(Image credit: Tom's Hardware)

Fan RPM did not change much as the average stayed the same (around 1,200 RPM). Due to the more-consistent loads, we saw a tighter range of speeds, hanging around 1,150 to 1,250 RPM. 

(Image credit: Tom's Hardware)

Clock speeds when running Furmark dropped considerably to 1,547 MHz. Compared to other RDNA-based video cards, this was a more significant drop. While in the real world this doesn’t matter for gaming performance, what this does tell us is the card uses every bit of the power allowance it has to reach the higher clocks when gaming. Furmark’s loads are too much at the same clock. 

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  • logainofhades
    The Final Fantasy IV 1440p results are in the 1080p page, and the 1080p results are in the 1440p page.
    Reply
  • King_V
    This was actually better than I expected for the 5600XT, and, as the article stated, was exactly what AMD needed to do. Equaling or outdoing the 2060 while consuming less power was, I think, something Nvidia was not expecting. Nor was I, for that matter.

    It's definitely still the target card for my son's upcoming GPU upgrade. More definitively than I would've said prior to testing.
    Reply
  • Zizo007
    This shows how efficient Navi is and with a bigger die like Big Navi, performance should surpass the 2080 Ti. In the other hand 7nm Ampere is around the corner so AMD won't have the victory for long if they release Big Navi now.
    Reply
  • g-unit1111
    Seems like a pretty awesome card when the only con is "Competing RTX 2060 has been on the market for a year". I may have to pick one of these up!
    Reply
  • cryoburner
    One thing that's probably worth noting is that all 5600 XTs currently available for sale will perform at least 10% slower out of the box than the results shown here, as they all include the old BIOS, since AMD didn't make that last-minute change until after they shipped to retailers.

    So, unless one performs a BIOS update on the card, they are going to be missing out on a lot of performance, at least until new stock starts shipping with the new BIOS. And I suspect most people are not going to be flashing the BIOS of their card, as that's not normally a thing you do with a new graphics card, and is not without risk. Is the card even going to be covered if someone bricks it during the flashing process? Also, as I understand it, the new BIOS only applies to OC models, so models shipping at stock clocks may not receive a BIOS update to the higher clocks, effectively making two versions of the 5600 XT with a 10%+ performance difference between them. It won't be clear which is which just from the product names, and even the OC models may potentially come with the original, substantially slower BIOS, as that's what they all currently use. That certainly makes for a messy launch, and should have probably been mentioned in the review.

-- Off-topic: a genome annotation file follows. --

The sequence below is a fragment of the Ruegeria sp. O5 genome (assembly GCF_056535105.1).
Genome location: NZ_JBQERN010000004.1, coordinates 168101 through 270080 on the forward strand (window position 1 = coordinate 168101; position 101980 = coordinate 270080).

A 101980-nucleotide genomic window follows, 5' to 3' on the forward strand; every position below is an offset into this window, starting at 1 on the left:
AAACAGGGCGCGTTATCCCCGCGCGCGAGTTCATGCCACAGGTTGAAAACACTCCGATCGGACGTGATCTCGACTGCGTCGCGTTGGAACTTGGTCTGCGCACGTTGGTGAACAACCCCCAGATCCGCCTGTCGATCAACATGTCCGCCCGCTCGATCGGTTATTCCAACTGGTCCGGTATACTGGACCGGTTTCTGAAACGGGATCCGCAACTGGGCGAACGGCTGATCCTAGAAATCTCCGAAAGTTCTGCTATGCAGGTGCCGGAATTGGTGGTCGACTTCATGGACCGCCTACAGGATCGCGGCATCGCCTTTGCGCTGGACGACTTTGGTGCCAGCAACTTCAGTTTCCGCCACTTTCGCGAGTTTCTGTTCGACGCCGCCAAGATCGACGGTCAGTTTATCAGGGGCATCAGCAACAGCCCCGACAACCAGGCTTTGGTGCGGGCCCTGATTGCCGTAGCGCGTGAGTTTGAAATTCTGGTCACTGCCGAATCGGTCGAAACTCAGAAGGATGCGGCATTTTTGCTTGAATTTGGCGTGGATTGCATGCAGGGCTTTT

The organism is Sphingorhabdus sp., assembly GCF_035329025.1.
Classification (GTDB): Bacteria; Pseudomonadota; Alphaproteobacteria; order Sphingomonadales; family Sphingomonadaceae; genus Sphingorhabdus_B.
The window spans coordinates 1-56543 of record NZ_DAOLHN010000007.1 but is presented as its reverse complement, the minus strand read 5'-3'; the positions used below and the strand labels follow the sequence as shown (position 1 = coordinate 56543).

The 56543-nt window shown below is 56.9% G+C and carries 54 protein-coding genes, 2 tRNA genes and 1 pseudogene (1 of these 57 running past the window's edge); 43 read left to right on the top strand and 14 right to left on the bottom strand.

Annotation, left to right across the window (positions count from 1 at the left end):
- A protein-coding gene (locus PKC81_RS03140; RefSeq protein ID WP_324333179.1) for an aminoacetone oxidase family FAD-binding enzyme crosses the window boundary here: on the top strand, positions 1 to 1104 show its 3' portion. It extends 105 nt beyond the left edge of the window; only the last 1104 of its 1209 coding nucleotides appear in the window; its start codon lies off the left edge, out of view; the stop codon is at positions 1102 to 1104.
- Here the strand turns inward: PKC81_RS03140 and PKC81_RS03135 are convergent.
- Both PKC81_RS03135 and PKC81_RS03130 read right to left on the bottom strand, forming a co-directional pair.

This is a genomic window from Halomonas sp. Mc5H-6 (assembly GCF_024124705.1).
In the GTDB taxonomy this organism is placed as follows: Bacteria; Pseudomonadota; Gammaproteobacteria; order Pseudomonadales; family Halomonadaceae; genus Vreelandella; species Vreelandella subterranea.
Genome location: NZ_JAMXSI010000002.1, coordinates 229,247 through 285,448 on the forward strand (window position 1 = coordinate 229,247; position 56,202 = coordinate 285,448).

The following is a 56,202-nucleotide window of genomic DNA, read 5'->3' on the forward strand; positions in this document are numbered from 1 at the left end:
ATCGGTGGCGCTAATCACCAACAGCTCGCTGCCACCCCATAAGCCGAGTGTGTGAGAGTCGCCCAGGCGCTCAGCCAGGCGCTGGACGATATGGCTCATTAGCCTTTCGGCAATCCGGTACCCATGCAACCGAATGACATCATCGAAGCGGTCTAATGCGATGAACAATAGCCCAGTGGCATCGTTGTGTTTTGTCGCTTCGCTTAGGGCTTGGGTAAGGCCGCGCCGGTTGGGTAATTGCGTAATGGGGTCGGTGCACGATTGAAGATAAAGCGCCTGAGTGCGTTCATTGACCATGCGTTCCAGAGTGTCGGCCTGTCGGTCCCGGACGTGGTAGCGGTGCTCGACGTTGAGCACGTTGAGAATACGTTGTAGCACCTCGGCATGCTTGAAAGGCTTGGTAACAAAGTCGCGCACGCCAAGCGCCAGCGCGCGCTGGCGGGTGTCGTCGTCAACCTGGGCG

This review really should have included performance data for the original BIOS (that comes on the card), which is something the other 5600 XT reviews I've seen so far have done. It seems a bit bizarre that it wouldn't be included in the review, as this is not the kind of performance people will be getting from one of these cards right now, at least without flashing the card's BIOS.
    Reply
  • King_V
    cryoburner said:
    One thing that's probably worth noting is that all 5600 XTs currently available for sale will perform at least 10% slower out of the box than the results shown here, as they all include the old BIOS, since AMD didn't make that last-minute change until after they shipped to retailers.

    So, unless one performs a BIOS update on the card, they are going to be missing out on a lot of performance, at least until new stock starts shipping with the new BIOS. And I suspect most people are not going to be flashing the BIOS of their card, as that's not normally a thing you do with a new graphics card, and is not without risk. Is the card even going to be covered if someone bricks it during the flashing process? Also, as I understand it, the new BIOS only applies to OC models, so models shipping at stock clocks may not receive a BIOS update to the higher clocks, effectively making two versions of the 5600 XT with a 10%+ performance difference between them. It won't be clear which is which just from the product names, and even the OC models may potentially come with the original, substantially slower BIOS, as that's what they all currently use. That certainly makes for a messy launch, and should have probably been mentioned in the review.